Finnair plans to raise up to 600 million euros by issuing new shares. The Finnish national carrier is looking to strengthen its balance sheet after its strategy was upended by the closure of theRussian airspace following the war in Ukraine.
The Finnish state, the carrier’s majority shareholder – it owns around 55.8% of the company – supports the offer. The Prime Minister’s Office even stated that it was preparing to participate in the issuance of shares at a level that would maintain its current participation. The minister responsible for overseeing state participation, Anders Adlercreutz (SPP), said that this agreement supports the long-term growth of the Finnish company and strengthens its capacity to achieve the investments required.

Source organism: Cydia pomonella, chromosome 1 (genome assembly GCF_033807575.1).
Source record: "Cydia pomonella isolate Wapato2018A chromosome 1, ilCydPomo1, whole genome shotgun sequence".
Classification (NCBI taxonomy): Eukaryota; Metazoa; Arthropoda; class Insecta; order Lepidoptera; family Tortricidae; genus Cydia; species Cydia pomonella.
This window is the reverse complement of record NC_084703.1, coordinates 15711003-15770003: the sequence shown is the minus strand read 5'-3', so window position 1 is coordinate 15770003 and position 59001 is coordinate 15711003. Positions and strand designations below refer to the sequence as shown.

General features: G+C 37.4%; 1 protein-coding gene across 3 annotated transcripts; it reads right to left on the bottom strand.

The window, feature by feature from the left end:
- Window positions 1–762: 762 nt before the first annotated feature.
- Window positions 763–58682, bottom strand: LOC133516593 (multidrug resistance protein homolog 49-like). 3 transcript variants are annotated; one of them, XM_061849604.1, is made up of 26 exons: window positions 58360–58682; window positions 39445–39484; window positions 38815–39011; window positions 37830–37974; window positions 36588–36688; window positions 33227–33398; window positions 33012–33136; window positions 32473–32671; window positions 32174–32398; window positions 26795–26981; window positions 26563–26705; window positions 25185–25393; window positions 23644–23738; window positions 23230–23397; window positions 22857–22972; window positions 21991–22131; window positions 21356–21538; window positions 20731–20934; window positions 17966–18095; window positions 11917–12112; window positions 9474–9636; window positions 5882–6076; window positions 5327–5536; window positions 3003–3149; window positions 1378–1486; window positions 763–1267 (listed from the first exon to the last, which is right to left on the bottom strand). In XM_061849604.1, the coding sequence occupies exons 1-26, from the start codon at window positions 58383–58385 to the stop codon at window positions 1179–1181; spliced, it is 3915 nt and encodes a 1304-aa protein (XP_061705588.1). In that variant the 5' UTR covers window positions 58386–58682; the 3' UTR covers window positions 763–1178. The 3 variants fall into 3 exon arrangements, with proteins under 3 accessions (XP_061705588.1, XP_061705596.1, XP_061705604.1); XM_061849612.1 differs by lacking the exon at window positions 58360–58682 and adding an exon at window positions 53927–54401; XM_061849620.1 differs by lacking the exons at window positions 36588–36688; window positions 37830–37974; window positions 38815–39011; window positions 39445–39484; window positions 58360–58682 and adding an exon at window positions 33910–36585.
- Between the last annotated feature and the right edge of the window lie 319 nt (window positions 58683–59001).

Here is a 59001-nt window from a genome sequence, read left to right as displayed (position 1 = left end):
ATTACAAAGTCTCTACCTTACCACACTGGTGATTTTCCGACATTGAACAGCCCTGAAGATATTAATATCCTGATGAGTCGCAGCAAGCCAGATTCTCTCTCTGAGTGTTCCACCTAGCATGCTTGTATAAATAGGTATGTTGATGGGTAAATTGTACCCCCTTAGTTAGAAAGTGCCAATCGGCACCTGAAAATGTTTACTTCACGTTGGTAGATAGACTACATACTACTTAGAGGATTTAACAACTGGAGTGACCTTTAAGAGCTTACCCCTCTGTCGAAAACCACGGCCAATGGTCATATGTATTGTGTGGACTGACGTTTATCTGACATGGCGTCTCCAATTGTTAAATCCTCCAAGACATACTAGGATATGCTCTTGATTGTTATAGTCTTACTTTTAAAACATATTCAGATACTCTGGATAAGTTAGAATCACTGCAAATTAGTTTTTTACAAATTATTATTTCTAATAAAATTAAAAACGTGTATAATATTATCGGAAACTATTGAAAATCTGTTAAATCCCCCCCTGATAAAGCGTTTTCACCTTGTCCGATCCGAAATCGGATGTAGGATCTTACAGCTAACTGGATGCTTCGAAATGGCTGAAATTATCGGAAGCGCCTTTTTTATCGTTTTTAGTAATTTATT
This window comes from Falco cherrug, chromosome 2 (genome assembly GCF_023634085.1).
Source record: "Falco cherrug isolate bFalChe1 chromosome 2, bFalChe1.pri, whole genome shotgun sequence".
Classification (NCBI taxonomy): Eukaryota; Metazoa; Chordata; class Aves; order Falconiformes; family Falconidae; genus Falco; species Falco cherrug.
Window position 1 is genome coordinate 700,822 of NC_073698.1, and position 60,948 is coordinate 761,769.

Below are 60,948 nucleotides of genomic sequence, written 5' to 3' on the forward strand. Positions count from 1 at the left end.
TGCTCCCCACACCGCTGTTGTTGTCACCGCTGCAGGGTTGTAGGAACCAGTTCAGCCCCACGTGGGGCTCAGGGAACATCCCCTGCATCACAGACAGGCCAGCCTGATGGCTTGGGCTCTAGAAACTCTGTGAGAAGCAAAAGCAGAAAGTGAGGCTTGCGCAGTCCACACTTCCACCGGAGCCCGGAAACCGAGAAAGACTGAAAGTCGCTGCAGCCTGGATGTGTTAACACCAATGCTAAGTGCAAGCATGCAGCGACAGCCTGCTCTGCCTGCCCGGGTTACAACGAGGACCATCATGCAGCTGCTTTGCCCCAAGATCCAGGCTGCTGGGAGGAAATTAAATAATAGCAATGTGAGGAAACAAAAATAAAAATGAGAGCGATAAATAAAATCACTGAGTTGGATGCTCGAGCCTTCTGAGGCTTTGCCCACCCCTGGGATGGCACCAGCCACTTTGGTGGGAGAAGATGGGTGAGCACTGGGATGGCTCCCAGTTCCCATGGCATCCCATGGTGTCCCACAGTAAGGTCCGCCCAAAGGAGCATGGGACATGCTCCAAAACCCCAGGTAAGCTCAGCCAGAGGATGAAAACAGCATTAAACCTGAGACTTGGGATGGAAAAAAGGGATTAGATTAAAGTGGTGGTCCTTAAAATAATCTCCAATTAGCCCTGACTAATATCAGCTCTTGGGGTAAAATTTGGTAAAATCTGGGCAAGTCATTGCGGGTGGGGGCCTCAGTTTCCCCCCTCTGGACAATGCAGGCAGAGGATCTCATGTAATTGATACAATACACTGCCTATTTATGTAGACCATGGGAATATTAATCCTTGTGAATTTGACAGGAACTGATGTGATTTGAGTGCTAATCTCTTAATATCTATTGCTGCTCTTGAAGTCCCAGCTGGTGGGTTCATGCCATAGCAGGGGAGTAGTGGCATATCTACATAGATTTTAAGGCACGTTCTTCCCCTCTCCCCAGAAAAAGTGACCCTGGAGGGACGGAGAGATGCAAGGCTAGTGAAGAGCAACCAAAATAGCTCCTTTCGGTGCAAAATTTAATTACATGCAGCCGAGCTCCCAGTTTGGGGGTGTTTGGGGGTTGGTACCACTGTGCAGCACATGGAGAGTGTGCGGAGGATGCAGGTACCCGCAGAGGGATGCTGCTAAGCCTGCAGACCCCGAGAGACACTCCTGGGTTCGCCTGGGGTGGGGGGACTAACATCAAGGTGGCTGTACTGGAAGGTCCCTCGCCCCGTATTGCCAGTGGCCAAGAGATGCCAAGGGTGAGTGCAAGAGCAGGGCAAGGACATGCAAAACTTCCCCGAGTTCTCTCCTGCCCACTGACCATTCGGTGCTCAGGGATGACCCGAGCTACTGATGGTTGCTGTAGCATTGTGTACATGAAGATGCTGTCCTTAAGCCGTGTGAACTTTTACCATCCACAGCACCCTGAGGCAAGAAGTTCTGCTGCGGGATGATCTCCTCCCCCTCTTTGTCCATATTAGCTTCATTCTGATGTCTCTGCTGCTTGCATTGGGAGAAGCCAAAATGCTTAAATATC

“As a responsible and long-term owner, the State will do its part to ensure that Finnair’s operating conditions continue to be preserved in the future,” Adlercreutz said. Finnair CEO Topi Manner said in July that the company had survived the ban on flights in Russian airspace and the difficulties caused by the Covid-19 pandemic. Passenger traffic had improved, although costs had increased by approximately 25% compared to the pre-Covid period.
In 2022, Finland and other countries imposed restrictions on Russia economic sanctions for his war of aggression in Ukraine. In return, Russia’s retaliation included a ban on Finnish planes to fly in theRussian airspace. This meant that Finnair’s major strategy of offering a “shortcut to Asia”, from its base from Helsinki, close to the North Pole, had to be abandoned.